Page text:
Babs asked for stories. Here is mine.
I grew up about 50 miles southeast of Dallas Texas, out in the country, but not quite into "East Texas".
50 miles might as well have been 500 in the early seventies. Mom and Dad had 1 acre with a house. But all around us was farm land and cow pastures. Mom made the drive to Dallas for work, and Dad was a school teacher, later a principal. Most of my family, grand parents, uncles, great uncles, cousins etc., were in the "area". Many of the great-uncles farmed and ran cattle.
Most of the time before I was old enough for school, and everyday in the summer, I stayed with my grandmother who lived about 5 miles away. Grandfather made the drive to Garland working in a battery plant. Other cousins were usually there too.
Days we spent outside, grandmother wouldn't let us in the house until lunch most days. We didn't watch TV, there were only 4 channels we got on the antenna anyway. We played in my grandfathers garden, he had about an acre of garden. We thought we were playing, my grandmother had contest to see who could pull up the most weeds. We dug potatoes and
stored them on the floor of the shed, same with onions. Every day one of us made the trip to the shed with a hoe to get potatoes for lunch. The hoe was to kill the snakes that hid in the shade of the shed. I remember picking a shucking corn from their garden, and freezing or canning all we could. I loved that fresh corn then and I miss it now. To this day I dislike canned corn and consider it a shame that anyone has to eat it. I think of my grandfather whenever I cook fresh corn.
My grandparents had well water, not city water. I remember that I didn't like the taste of all the minerals in it. I drank it in tea or cool-aid just fine, but not alone. That well water was ice cold. The well was about 70 feet deep, and pumped to the house with an electric pump to keep constant pressure, just like the city people had. On the hottest summer day, when we were dirty and sweaty from playing outside, grandmother would hose us off and make us sit on the porch until we dried before we were allowed to come in the house. The water was so cold we nearly froze in the 100 degree summer sun waiting to dry.
For fun I could go fishing in the tank (stock pond) in the pasture next door. When I got old enough, about 10 as I recall, I could take my BB/pellet gun and go hunting. Many a day was spent catching grasshoppers and crickets, and then using them as bait for fishing.
I'll never forget looking from their house toward the well and seeing an entire field full of Indian Paintbrushes.
We knew everyone for miles around, mainly because there wasn't that many of them. My grandmother took us around in an old Ford Falcon station wagon to make sick calls on the folks. Many a time she took us so I and my cousins could help with some chores for someone.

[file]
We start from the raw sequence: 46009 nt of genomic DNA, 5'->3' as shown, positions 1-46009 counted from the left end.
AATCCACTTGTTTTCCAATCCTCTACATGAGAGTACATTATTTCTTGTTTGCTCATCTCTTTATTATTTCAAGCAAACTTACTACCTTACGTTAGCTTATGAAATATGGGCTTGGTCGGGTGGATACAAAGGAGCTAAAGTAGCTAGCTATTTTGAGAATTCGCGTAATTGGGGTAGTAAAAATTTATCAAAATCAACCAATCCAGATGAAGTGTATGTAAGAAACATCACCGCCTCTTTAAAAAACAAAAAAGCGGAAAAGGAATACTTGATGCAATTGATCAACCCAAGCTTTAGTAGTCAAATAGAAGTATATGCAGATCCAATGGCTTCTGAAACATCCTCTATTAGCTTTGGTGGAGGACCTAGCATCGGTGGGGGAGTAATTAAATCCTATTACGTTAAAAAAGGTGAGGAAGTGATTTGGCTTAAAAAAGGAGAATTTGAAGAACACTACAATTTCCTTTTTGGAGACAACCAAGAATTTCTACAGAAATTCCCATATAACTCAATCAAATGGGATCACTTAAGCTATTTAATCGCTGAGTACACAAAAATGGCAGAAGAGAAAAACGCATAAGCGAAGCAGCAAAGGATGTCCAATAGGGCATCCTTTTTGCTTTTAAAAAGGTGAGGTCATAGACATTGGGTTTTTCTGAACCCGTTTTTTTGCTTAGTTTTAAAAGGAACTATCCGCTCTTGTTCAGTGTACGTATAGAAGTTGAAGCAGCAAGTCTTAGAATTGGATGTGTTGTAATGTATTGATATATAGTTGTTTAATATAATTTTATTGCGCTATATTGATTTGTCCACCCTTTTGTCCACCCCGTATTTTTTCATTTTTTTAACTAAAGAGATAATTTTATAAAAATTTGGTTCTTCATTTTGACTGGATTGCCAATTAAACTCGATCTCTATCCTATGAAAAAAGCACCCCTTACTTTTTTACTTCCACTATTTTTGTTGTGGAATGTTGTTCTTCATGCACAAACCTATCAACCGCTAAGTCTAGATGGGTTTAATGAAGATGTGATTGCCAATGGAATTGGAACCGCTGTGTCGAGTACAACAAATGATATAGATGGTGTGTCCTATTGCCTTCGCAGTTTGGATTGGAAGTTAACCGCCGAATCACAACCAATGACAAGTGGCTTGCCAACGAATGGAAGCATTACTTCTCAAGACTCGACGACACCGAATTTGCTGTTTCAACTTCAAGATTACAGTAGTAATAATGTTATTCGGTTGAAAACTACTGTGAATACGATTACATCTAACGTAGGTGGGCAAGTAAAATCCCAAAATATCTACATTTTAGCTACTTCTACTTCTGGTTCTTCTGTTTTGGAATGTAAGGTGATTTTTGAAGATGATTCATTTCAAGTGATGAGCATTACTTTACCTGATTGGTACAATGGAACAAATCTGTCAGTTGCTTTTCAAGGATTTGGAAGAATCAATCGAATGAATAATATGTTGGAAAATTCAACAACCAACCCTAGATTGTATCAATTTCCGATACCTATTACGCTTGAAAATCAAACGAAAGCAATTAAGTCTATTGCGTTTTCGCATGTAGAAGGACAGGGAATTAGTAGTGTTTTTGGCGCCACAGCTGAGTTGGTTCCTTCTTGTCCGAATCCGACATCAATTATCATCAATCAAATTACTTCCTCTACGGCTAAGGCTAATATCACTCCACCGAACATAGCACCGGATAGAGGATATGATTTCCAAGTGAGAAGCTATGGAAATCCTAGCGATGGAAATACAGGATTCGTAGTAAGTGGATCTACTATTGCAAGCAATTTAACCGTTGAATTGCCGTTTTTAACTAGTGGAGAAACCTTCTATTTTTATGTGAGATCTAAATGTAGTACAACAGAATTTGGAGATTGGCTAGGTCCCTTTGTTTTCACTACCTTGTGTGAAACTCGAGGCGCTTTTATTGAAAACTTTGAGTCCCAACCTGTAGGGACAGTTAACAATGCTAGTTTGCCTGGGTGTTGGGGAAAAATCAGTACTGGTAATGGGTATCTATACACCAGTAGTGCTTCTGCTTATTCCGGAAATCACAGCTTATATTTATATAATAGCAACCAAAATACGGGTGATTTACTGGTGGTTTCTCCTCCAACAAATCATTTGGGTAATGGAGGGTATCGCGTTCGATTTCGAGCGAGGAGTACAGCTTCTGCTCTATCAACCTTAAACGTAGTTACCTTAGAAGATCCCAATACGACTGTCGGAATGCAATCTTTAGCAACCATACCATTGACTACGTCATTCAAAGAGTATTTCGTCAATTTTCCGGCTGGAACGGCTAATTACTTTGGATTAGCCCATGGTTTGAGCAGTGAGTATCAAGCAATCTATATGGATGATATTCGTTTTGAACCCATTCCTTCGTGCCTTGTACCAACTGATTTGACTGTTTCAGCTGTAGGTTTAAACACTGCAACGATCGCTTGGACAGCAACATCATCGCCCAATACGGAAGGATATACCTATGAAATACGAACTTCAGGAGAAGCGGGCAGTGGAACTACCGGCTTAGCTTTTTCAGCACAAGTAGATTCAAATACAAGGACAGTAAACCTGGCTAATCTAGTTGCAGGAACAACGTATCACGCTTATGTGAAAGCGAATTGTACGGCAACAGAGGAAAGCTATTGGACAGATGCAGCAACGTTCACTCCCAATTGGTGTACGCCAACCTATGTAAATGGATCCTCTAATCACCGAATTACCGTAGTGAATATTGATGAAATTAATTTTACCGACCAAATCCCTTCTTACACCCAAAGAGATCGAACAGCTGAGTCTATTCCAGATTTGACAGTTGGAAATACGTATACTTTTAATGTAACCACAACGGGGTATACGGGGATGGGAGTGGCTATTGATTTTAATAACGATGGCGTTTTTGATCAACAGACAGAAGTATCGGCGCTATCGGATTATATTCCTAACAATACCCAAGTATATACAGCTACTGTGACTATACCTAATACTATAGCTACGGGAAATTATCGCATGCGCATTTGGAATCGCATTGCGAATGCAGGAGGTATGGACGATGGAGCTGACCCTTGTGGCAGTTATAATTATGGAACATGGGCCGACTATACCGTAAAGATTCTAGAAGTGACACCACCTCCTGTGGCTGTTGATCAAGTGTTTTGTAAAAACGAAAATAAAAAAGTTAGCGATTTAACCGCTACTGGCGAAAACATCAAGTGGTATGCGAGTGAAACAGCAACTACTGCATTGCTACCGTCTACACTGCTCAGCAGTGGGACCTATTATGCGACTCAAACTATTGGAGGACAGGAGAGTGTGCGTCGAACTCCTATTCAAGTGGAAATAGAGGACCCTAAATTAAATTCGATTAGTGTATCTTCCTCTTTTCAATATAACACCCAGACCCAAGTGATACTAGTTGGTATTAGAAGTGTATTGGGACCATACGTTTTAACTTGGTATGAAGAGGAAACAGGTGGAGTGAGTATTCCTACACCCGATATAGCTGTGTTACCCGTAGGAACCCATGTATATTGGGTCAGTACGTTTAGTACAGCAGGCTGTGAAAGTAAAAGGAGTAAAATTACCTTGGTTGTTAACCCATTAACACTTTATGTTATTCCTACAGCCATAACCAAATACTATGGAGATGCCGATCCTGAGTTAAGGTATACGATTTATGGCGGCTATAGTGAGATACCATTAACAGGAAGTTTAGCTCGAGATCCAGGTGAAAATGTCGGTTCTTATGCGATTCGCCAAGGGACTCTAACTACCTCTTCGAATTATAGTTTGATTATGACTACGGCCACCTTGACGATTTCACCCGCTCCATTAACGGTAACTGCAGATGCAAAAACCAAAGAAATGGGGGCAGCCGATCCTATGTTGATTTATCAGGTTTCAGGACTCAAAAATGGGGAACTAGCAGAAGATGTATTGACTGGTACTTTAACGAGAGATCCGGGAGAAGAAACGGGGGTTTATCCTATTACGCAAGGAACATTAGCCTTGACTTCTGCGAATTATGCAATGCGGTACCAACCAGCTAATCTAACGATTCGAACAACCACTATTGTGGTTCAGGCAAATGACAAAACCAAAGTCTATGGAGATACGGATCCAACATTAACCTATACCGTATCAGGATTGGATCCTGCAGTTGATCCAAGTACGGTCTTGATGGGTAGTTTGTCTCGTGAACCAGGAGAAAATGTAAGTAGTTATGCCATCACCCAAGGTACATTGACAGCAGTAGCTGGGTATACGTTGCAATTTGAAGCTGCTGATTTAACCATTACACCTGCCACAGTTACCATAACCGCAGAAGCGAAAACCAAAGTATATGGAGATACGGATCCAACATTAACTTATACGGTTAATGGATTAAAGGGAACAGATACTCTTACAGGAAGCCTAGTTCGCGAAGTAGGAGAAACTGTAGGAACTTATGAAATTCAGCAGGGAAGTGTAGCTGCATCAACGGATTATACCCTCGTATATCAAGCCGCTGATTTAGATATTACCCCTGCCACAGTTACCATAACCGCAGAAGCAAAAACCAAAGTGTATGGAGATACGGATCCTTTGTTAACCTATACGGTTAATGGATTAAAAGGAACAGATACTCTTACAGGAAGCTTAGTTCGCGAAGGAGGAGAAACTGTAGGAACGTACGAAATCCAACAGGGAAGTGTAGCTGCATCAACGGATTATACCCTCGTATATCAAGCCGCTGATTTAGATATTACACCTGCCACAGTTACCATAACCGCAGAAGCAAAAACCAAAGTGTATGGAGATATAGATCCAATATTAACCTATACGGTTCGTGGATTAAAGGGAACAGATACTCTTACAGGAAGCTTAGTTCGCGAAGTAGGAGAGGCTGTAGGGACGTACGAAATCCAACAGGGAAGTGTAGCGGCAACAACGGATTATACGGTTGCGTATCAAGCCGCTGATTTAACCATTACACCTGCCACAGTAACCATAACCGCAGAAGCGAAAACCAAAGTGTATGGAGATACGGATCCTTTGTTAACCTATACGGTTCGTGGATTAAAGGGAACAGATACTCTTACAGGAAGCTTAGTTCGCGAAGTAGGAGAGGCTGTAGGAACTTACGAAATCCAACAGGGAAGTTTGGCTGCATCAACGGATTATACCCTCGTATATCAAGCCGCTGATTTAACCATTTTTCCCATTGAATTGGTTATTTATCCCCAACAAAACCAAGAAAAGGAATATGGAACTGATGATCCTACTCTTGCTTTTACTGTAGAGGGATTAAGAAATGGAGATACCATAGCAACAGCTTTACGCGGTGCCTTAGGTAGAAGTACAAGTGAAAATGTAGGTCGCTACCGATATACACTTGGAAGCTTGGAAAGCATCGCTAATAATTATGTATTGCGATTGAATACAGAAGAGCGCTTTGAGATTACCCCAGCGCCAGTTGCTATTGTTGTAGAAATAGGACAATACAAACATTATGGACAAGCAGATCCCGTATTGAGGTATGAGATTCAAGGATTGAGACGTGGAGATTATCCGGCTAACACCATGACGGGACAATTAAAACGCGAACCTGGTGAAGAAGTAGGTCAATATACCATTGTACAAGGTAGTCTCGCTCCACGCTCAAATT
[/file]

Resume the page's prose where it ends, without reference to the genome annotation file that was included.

I remember my grandmother buying fresh milk and eggs from folks around her. I remember her making dresses for her ladies in the community. I remember never being turned down when I asked if I could go fishing on someones place. I remember making the drive to town once a week to buy groceries. That was the day we had "treat day", and would stop at the Dairy Queen for a Cherry Coke.
I remember having all the family get together as often as once a week sometimes for a fish fry, or other meal. My grandfather retired when I was fairly young, and I remember him smoking briskets for the family. Sometimes he would smoke 8 or 9 at a time. Most of the family would meet for supper at my grandparents each Wednesday. I remember fried bologna, chicken fried steak, fried spam, fried potatoes, and fried chicken. I remember my grandmother cooking "red beans" and corn bread, still one of my favorites. I remember that my grandmother keeping leftovers in the "deep freeze" all week, and Friday was goulash.
I remember neighbors stopping by to visit and just check on everyone to make sure everybody was OK. I remember always stopping for someone who was stuck or broke down on the side of the road.
I remember sitting in lawn chairs in the side yard everyday and watching the road in front of the house as people passed, not many did, and we knew who they were and where they were going.
I remember "party line" telephones. Everyone out there had them. Each house was on the same phone line as about 4 or 5 others. Everyone had a distinctive ring. If it wasn't your ring, you didn't answer it. If you had an important call to make, you often picked up the receiver and asked the people on it if they would hang up so you could make your call.
What I remember most was that people were friends, and friendly. People helped each other just because they wanted to. I remember family get togethers. I remember that the world was smaller, and time passed slower.
I miss it.